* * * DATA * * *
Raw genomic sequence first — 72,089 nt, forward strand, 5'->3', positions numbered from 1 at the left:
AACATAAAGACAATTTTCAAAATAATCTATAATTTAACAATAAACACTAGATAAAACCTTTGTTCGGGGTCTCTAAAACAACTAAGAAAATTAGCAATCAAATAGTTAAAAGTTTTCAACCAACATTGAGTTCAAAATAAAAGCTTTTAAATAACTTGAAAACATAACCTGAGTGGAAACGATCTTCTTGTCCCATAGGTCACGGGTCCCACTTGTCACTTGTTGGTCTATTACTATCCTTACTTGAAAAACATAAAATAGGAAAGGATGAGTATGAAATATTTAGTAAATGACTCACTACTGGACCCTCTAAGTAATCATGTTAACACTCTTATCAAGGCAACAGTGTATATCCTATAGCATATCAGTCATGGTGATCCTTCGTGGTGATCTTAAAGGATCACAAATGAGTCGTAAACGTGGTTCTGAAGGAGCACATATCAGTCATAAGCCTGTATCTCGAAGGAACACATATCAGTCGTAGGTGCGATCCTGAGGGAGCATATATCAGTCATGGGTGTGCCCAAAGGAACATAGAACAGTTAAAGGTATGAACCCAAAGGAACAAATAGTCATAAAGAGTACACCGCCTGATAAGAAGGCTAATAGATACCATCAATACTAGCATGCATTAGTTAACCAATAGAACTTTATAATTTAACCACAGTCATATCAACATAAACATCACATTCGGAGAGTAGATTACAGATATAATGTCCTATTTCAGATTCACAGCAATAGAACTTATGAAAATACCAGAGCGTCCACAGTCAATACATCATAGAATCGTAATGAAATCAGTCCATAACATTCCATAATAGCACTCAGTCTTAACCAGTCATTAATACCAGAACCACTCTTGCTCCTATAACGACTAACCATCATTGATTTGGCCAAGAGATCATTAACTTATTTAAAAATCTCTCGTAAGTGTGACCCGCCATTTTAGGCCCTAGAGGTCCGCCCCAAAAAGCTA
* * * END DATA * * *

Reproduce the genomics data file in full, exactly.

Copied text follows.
Raw genomic sequence first — 72,089 nt, forward strand, 5'->3', positions numbered from 1 at the left:
AACATAAAGACAATTTTCAAAATAATCTATAATTTAACAATAAACACTAGATAAAACCTTTGTTCGGGGTCTCTAAAACAACTAAGAAAATTAGCAATCAAATAGTTAAAAGTTTTCAACCAACATTGAGTTCAAAATAAAAGCTTTTAAATAACTTGAAAACATAACCTGAGTGGAAACGATCTTCTTGTCCCATAGGTCACGGGTCCCACTTGTCACTTGTTGGTCTATTACTATCCTTACTTGAAAAACATAAAATAGGAAAGGATGAGTATGAAATATTTAGTAAATGACTCACTACTGGACCCTCTAAGTAATCATGTTAACACTCTTATCAAGGCAACAGTGTATATCCTATAGCATATCAGTCATGGTGATCCTTCGTGGTGATCTTAAAGGATCACAAATGAGTCGTAAACGTGGTTCTGAAGGAGCACATATCAGTCATAAGCCTGTATCTCGAAGGAACACATATCAGTCGTAGGTGCGATCCTGAGGGAGCATATATCAGTCATGGGTGTGCCCAAAGGAACATAGAACAGTTAAAGGTATGAACCCAAAGGAACAAATAGTCATAAAGAGTACACCGCCTGATAAGAAGGCTAATAGATACCATCAATACTAGCATGCATTAGTTAACCAATAGAACTTTATAATTTAACCACAGTCATATCAACATAAACATCACATTCGGAGAGTAGATTACAGATATAATGTCCTATTTCAGATTCACAGCAATAGAACTTATGAAAATACCAGAGCGTCCACAGTCAATACATCATAGAATCGTAATGAAATCAGTCCATAACATTCCATAATAGCACTCAGTCTTAACCAGTCATTAATACCAGAACCACTCTTGCTCCTATAACGACTAACCATCATTGATTTGGCCAAGAGATCATTAACTTATTTAAAAATCTCTCGTAAGTGTGACCCGCCATTTTAGGCCCTAGAGGTCCGCCCCAAAAAGCTA